Parliamentary debate on the European Arrest Warrant, 10 Nov 2014 and Julian Assange

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I am taking part in a collaborative initiative by WL supporters in pursuit of justice for Julian Assange, the Editor in Chief of WikiLeaks.

Julian_Assange_August_2014Recently there has been much debate about the EAW in political circles and in both Houses of Parliament. On Monday the 10th November 2014 MPs will be asked to vote on whether or not UK should opt out of the European Arrest Warrant. We have drafted the following letter and urge all UK citizens or residents in the UK who are concerned about the legal plight of Julian Assange to rally in support by writing to their MP asking them to raise his case during the debate.


You can use the letter template below to email your MP asking them to raise Julian’s case in the Parliamentary debate on the EAW to be held Monday, 10th November 2014. Find your MP’s email address here or use to identify your MP and send them your letter. Here is my letter to my own MP:

Thursday 6 November 2014

Dear Angela Watkinson, MP

Re: Parliamentary debate on the European Arrest Warrant, 10 Nov 2014
and Julian Assange

I am writing to ask you to raise the case of Julian Assange during the
upcoming Parliamentary vote on whether the UK should opt-out of the EAW
entirely. The cost issue sets Julian Assange’s case apart from other
extradition cases and shows how badly wrong things can go when the EAW
system is abused. See this website for details:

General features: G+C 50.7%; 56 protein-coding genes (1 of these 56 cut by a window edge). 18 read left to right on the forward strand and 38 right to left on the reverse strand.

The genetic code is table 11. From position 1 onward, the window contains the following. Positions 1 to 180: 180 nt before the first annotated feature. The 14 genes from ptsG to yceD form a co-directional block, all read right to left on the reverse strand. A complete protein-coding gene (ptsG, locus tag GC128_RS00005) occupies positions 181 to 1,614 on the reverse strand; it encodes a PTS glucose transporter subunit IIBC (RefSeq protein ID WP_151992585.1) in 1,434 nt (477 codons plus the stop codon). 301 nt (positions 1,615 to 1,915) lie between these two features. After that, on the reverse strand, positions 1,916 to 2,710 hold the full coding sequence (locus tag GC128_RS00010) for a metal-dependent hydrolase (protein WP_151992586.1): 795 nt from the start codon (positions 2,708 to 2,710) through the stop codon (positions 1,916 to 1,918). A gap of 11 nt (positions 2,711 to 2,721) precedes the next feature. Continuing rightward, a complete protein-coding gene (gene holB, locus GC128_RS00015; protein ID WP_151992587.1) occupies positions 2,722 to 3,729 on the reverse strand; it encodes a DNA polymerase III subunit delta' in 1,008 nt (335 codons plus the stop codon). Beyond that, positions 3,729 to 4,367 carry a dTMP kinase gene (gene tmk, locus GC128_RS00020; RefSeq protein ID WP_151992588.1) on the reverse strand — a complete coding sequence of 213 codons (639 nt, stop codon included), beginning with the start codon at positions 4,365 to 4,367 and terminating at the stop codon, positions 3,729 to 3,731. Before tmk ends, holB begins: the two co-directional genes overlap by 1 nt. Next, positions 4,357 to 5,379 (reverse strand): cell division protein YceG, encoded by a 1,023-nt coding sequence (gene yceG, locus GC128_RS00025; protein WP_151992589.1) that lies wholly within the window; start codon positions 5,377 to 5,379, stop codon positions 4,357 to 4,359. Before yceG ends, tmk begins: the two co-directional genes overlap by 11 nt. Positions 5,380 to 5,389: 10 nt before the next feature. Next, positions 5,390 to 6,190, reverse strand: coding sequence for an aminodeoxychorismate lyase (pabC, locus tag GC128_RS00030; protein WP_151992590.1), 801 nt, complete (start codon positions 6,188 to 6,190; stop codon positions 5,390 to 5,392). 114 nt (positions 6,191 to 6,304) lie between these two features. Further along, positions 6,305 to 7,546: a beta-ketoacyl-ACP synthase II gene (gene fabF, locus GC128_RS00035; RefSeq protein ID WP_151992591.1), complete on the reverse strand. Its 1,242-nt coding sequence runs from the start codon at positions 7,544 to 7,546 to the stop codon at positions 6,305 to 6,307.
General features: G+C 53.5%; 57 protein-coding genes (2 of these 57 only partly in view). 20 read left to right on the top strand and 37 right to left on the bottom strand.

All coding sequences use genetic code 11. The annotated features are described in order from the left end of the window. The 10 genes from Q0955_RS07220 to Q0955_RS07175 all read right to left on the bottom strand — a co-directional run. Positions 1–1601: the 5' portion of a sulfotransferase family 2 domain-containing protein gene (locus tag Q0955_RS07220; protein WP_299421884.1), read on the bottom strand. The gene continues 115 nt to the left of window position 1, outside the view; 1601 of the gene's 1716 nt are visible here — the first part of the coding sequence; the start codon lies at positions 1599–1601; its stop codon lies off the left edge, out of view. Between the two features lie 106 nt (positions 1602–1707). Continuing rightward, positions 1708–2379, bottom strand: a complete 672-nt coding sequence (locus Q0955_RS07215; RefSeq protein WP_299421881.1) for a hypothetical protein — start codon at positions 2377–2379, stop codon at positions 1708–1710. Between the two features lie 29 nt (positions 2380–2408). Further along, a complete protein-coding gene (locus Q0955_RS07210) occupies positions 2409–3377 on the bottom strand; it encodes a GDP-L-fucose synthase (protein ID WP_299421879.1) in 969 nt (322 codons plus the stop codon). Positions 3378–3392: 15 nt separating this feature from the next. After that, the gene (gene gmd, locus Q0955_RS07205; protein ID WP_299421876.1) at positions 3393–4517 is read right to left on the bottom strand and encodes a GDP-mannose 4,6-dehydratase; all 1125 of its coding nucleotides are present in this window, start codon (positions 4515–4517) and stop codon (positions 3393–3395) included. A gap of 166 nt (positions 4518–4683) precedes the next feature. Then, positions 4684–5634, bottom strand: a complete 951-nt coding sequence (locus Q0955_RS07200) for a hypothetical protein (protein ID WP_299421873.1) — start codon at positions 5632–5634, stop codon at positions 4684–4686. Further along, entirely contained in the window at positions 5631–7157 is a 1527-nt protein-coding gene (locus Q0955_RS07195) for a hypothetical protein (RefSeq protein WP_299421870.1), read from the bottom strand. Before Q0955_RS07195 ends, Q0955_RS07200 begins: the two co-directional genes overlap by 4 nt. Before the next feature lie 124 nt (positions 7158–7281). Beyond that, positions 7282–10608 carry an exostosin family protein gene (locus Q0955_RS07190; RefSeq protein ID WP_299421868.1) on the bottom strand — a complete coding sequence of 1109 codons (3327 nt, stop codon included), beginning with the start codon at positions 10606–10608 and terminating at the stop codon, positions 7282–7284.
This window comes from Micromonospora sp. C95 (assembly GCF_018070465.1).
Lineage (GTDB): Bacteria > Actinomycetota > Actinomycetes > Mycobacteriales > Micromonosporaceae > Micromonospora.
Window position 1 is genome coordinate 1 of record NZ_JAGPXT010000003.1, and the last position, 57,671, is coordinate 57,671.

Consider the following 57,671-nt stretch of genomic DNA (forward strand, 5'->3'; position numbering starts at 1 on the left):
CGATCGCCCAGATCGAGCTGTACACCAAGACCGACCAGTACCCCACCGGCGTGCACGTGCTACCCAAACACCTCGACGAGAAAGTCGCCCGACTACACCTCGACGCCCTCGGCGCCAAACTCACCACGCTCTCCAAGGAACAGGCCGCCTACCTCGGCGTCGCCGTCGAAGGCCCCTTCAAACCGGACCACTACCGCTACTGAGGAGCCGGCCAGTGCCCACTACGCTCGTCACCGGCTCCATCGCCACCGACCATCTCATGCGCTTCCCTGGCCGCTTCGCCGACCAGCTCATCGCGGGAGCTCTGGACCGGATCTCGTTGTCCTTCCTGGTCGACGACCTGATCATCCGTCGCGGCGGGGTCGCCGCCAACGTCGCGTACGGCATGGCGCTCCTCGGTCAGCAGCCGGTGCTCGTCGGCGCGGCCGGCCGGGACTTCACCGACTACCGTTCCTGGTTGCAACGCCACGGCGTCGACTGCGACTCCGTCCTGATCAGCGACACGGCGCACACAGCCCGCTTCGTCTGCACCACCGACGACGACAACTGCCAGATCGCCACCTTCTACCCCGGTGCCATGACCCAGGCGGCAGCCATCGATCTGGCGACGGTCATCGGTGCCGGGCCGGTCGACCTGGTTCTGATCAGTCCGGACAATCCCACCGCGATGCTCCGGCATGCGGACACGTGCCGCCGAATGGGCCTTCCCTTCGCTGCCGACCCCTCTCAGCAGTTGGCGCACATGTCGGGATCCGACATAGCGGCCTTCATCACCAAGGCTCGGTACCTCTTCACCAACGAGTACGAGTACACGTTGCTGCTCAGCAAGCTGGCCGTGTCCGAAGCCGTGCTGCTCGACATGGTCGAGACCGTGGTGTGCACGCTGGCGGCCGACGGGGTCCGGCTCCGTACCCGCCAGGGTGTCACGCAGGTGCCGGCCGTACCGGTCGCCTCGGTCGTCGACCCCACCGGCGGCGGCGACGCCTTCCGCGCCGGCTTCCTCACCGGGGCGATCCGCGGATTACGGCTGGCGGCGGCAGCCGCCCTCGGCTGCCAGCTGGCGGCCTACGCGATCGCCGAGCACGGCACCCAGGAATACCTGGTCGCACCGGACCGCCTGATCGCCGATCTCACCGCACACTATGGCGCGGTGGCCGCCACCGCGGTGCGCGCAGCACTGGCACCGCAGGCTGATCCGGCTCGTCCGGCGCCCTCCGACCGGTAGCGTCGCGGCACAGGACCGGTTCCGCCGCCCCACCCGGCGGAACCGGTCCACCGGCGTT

The government is trying to hide behind the recent EAW reforms, but
they don’t deal with the fundamental problems of the European Arrest
Warrant, which leaves British judges little alternative but to
rubberstamp extraditions without any prima facie evidence being
presented. Adding that a ‘decision’ to charge has to have been taken
does little to prevent misuse when the person issuing the EAW is an
official (investigator/prosecutor) rather than a judicial figure
(judge/magistrate), as in Sweden’s system. EAWs issued by non-judicial
authorities cannot be blindly trusted to be independent and impartial,
especially when the issuing authority also has the role of Chief
Investigator, as is the case with Marianne Ny, the Swedish prosecutor
demanding Mr Assange’s extradition for questioning over allegations of
sexual misconduct.

The rushed introduction of the EAW into British law has led to the UK
having to aid unjust proceedings in other parts of Europe, often at
enormous cost. The Assange arrest warrant is a case in point: it has
cost UK taxpayers nearly £8 million in just over two years. Since 2012,
the UK has spent 20% of its entire EU extradition budget against
Assange, the equivalent of 600 extraditions when calculated on the
average £13,000 cost per extradition.

Britain has also borne the cost of facilitating Sweden’s misguided use
of the EAW to extradite Julian Assange through the UK legal system,
when Mutual Legal Assistance protocols could have been used to question
him all along. The Assange embassy situation is an absurd consequence
of enforcing an arrest warrant where there is no formal accusation. Not
only has he not been charged, the Swedish prosecutor won’t even come
here to interview him.

The case of Julian Assange provides ample illustration that there are
insufficient safeguards in the judicial systems of other European
countries and the EAW basically extraterritorialises these, imports
them wholesale, makes the UK bear the costs, and obliges it to execute
the orders. That is unsatisfactory and should be unacceptable for any
parliamentarian concerned about their constituents’ rights as UK
citizens or residents.

Yours sincerely,

Mrs Emilia Butlin